PCC Announces New Barista Studies Program
Last March, a surprising study came out, showing that 98% of college grads ultimately decide to pursue careers in purveying espresso. Students with advanced degrees focusing on anything from architectural design to office administration have found that their real passion can be expressed in the architecture of a well-foamed beverage and in the administration of caffeine to a disgruntled stranger at 6AM.
PCC administrators have been scratching their heads at this seemingly inexplicable phenomenon. Despite students having shown great ambition and focus in their studies while attending school, once yoked with their respective degrees, college grads flock in unprecedented numbers to cafes across the country, trading in their specialized banks of knowledge to wield the symphonic screech of a steam wand.
In light of rising tuition rates, sinking enrollment, and high volumes of students dropping out before ever completing their degree, we can only assume that young people will soon trade in their propensity for academia for that special moment in the late afternoon where you get to take three drags of a cigarette before dumping trash bags full of steaming espresso grounds into a gated dumpster. These very concerns were brought up at the last budgetary board meeting with PCC administration. In response, they proposed a program that would allow students to skip all of the expensive frivolity that stands in the way of students leaving high school and beginning the rest of their lives serving up steaming mugs of house drip. Starting in Fall 2019, PCC will roll out the first ever “Barista Studies” program. The president of the college stated in response to the decision, “We are proud to say that PCC is on the cutting edge of higher education programming that ‘cuts right to the chase’”
The Bridge interviewed 18 year-old Mitchum Blasely, who recently finished his GED at PCC and plans to continue his college education at PCC in the fall. “When I heard about the barista studies program I was thrilled. Ever since I was 15 I had crushes on cute baristas, I always thought that if I became a barista people would have crushes on me too.”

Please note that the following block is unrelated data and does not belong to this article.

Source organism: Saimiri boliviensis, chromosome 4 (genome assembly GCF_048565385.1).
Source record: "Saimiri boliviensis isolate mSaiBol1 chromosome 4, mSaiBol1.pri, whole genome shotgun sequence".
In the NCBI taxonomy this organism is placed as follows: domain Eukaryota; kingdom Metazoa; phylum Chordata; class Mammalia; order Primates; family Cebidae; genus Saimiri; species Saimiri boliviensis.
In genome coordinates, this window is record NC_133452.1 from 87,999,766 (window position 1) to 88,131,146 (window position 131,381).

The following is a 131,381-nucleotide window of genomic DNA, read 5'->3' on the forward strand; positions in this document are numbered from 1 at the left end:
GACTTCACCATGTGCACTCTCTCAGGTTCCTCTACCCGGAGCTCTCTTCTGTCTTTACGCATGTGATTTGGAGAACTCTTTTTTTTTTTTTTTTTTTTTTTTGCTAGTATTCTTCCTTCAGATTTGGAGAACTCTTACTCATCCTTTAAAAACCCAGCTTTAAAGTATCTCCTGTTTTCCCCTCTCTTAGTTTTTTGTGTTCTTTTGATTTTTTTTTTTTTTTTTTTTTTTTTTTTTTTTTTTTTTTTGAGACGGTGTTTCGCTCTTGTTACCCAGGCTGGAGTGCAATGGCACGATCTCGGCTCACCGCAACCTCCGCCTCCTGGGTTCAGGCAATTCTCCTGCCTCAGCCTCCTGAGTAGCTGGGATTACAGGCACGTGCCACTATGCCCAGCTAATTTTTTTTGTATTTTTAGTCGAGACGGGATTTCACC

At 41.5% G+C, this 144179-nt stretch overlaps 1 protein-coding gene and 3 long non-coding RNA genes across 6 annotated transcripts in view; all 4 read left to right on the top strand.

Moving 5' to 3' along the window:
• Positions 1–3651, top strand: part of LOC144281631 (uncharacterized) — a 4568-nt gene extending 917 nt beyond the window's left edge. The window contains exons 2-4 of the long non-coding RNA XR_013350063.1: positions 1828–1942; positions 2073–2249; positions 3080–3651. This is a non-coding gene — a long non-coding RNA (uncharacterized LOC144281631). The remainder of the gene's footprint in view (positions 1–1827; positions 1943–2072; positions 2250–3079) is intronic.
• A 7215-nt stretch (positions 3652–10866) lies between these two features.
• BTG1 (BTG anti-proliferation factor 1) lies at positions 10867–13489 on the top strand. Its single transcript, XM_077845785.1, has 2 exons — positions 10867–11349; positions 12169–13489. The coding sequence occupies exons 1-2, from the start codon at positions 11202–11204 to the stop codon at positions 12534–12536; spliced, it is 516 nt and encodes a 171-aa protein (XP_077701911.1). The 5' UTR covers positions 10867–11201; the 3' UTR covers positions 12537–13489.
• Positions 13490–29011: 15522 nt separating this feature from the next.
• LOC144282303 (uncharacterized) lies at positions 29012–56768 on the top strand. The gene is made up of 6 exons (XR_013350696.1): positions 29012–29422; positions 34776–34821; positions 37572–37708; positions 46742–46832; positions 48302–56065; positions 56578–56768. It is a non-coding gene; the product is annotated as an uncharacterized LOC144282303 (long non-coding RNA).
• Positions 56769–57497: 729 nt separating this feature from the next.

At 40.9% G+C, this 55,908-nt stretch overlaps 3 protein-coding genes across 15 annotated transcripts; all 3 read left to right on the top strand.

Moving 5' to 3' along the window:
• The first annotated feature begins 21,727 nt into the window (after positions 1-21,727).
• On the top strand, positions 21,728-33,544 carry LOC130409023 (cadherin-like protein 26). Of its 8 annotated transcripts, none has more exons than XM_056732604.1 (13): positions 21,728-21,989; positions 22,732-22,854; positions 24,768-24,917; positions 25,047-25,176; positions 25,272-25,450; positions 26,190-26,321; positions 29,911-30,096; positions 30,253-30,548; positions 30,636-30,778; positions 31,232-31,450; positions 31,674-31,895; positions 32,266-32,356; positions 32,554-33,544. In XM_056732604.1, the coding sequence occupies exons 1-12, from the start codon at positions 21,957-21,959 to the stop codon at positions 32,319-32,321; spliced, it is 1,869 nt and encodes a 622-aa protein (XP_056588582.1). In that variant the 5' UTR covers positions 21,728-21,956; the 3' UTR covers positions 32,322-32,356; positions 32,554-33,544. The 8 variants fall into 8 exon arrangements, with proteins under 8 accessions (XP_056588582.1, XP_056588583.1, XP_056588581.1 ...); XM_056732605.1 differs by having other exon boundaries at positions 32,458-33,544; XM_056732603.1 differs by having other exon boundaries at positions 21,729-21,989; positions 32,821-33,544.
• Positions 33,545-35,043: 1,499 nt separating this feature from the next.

Now people like Mitchum will finally have the opportunity to do what they really want to do. Students no longer have to settle for degrees like history and social science, where they have to learn about social stratification, patriarchy, and systemic racism.
“Having an understanding of social issues and the ability to unlearn hegemony by putting global politics in a historical perspective just seems like a waste of time if I can make $10 an hour in tips on top of minimum wage; I mean, with that kind of money I’ll be able to rent a house with 5 roommates and maybe buy a van.” Blasely adds.
The Barista studies program is starting off as just a two year program, where students will learn how to time and weight their espresso shots and properly steam milk, but in light of the inevitable over-saturation of qualified baristas, PSU has begun to follow in the footsteps of PCC, and expand “Barista Studies” into a transfer program where students can earn their masters in this specialized degree.
Matilde Bickerly, Head of PSU’S curriculum planning committee wrote in her proposal, “After 8 years of school, students with masters degrees in barista-ing will have the ability to recreate Van Gogh’s starry night with their latte art. We are setting an unprecedented standard for coffee that only Portland has to offer.”
Students and coffee drinkers alike have a lot to look forward to in the coming years. The social landscape is always changing, technology is changing, the economy is changing, even the climate is drastically changing. But those who are looking for that perfect prospective, stable degree can be sure that no matter our countries’ priorities, people still want to spend 5 dollars plus tip on a latte.